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9 Ways to Help Cats and Dogs Get Along Better

These nine things will help your cat and new dog overcome the language barrier and find love.

 |  Apr 4th 2013  |   14 Contributions


I don't buy into the idea that cats and dogs naturally hate each other. Why should I, when I saw the two species enjoying one another’s company -- and occasionally even snuggling together -- every day of my formative years? Dogs and cats do speak different languages, though, and they need us to help them understand one another. Here are nine things you can do to help your cat and a new dog live in harmony.

1. Prepare your home

Create a safe space for your cat by putting a baby gate on the door to his favorite room. This will allow him to get away from the dog if he needs a break. Put your cat’s litterbox in that room and feed your cat in a place out of the dog’s reach. Give your cat some tall furniture so he can watch the dog from above.

2. Consider each animal’s age

A puppy may be a better choice for a cat household. The size difference is less pronounced than with an adult dog, and the puppy will quickly learn the cat’s boundaries and limits: There’s nothing like a claws-out swat on the nose to tell a dog “enough is enough!”

3. Know the dog’s background

If you adopt your dog from a shelter (and I highly suggest that you do), be as sure as possible that the dog is familiar with cats and will interact safely with them.

Once a cat and dog settle in together, cats are pretty good at setting boundaries with dogs. Cat swatting a dog by Shutterstock

4. Know your cat’s background, too

If your cat has been socialized to understand and live with dogs, you’ll be much more likely to succeed as a “bi-petual” household. On the other hand, if your cat was attacked or otherwise traumatized by dogs, you may want to avoid bringing one into your household.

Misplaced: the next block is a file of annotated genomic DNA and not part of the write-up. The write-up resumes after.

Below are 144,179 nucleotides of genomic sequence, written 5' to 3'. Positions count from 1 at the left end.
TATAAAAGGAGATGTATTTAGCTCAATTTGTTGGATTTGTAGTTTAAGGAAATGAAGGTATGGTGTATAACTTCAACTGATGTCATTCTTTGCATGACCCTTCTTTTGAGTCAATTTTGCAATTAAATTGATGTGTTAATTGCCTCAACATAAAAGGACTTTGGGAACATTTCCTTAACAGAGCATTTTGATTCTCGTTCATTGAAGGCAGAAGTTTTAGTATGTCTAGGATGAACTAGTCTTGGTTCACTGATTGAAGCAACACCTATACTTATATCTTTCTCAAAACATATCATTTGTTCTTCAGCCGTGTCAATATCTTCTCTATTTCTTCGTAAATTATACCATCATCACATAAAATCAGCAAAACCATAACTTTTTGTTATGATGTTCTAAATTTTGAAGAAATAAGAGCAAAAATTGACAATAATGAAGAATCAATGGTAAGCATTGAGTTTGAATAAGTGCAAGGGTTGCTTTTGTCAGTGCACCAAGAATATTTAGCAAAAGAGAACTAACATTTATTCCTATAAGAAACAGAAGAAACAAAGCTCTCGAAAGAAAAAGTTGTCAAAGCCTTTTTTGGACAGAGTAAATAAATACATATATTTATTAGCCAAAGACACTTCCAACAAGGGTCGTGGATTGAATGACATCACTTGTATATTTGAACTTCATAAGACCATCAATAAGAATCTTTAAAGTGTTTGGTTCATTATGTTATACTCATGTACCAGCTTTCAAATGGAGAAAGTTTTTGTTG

5. Keep in mind that some dog breeds (and breed crosses) work better than others

When a cat feels threatened, his natural instinct is to flee, and if the dog’s natural instinct is to chase, the results can be tragic. Some breeds are more likely to chase than others -- sight hounds and terriers, for example. Check our sister website, Dogster, for more information on dog breeds.

6. Exercise the dog before introducing her to your cat

Take the dog on a nice, long walk or engage her in an energetic game of chase-and-retrieve before you bring her home. If the dog has used up all of her extra energy, the odds are better that she won’t freak your cat out with her enthusiastic greetings.

7. Keep the dog on a leash when she meets the cat

It’s crucial to restrain the dog when you introduce her to the cat. Interspecies meetings can be tense because of differences in body language. A wagging tail can mean “nice to meet you, let’s play” in dog language, but the same “wagging” tail means something very different to a cat. Dog play gestures can also be intimidating to a cat.

8. Train your dog

As soon as possible, teach the dog to respond instantly to safety commands like “come,” “sit,” “stay,” “down,” and “drop it.” And, of course, the more training you give your dog, the happier she -- and you -- will be.

9. Watch for signs of strife

If your cat is always hiding when you’re home or if the dog is becoming aggressive with your cat or other people and pets, get help from a dog trainer or a behaviorist.

Cat and dog friends by Shutterstock

Yes, you can have a harmonious multi-species home. It takes some work, for sure, but it’s well worth the effort if you’ve dreamed of getting a dog brother or sister for your cat.

Have you introduced a dog to your cats? Do you have any other tips you’d like to share? Please let us know in the comments.

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